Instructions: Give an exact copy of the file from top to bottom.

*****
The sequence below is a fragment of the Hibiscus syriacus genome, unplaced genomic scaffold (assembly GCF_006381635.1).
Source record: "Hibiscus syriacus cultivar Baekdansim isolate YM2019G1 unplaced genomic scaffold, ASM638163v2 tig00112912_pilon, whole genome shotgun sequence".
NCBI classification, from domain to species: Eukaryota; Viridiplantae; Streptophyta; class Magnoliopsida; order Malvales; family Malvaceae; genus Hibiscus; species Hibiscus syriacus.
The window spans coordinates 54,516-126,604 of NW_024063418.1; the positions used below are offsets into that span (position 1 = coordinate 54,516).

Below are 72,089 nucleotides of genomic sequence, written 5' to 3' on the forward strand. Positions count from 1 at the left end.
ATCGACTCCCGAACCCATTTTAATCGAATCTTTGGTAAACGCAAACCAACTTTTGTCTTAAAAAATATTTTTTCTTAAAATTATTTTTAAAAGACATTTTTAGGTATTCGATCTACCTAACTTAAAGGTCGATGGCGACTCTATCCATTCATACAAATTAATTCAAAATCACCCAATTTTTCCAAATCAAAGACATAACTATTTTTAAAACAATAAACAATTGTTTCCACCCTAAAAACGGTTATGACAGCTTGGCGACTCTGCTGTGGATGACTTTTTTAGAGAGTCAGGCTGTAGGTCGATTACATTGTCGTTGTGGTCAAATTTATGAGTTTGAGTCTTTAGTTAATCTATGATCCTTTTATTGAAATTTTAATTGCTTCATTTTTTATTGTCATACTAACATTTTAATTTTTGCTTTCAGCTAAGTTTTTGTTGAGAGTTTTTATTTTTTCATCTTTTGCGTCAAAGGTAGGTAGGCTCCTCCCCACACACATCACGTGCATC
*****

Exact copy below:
The sequence below is a fragment of the Hibiscus syriacus genome, unplaced genomic scaffold (assembly GCF_006381635.1).
Source record: "Hibiscus syriacus cultivar Baekdansim isolate YM2019G1 unplaced genomic scaffold, ASM638163v2 tig00112912_pilon, whole genome shotgun sequence".
NCBI classification, from domain to species: Eukaryota; Viridiplantae; Streptophyta; class Magnoliopsida; order Malvales; family Malvaceae; genus Hibiscus; species Hibiscus syriacus.
The window spans coordinates 54,516-126,604 of NW_024063418.1; the positions used below are offsets into that span (position 1 = coordinate 54,516).

Below are 72,089 nucleotides of genomic sequence, written 5' to 3' on the forward strand. Positions count from 1 at the left end.
ATCGACTCCCGAACCCATTTTAATCGAATCTTTGGTAAACGCAAACCAACTTTTGTCTTAAAAAATATTTTTTCTTAAAATTATTTTTAAAAGACATTTTTAGGTATTCGATCTACCTAACTTAAAGGTCGATGGCGACTCTATCCATTCATACAAATTAATTCAAAATCACCCAATTTTTCCAAATCAAAGACATAACTATTTTTAAAACAATAAACAATTGTTTCCACCCTAAAAACGGTTATGACAGCTTGGCGACTCTGCTGTGGATGACTTTTTTAGAGAGTCAGGCTGTAGGTCGATTACATTGTCGTTGTGGTCAAATTTATGAGTTTGAGTCTTTAGTTAATCTATGATCCTTTTATTGAAATTTTAATTGCTTCATTTTTTATTGTCATACTAACATTTTAATTTTTGCTTTCAGCTAAGTTTTTGTTGAGAGTTTTTATTTTTTCATCTTTTGCGTCAAAGGTAGGTAGGCTCCTCCCCACACACATCACGTGCATC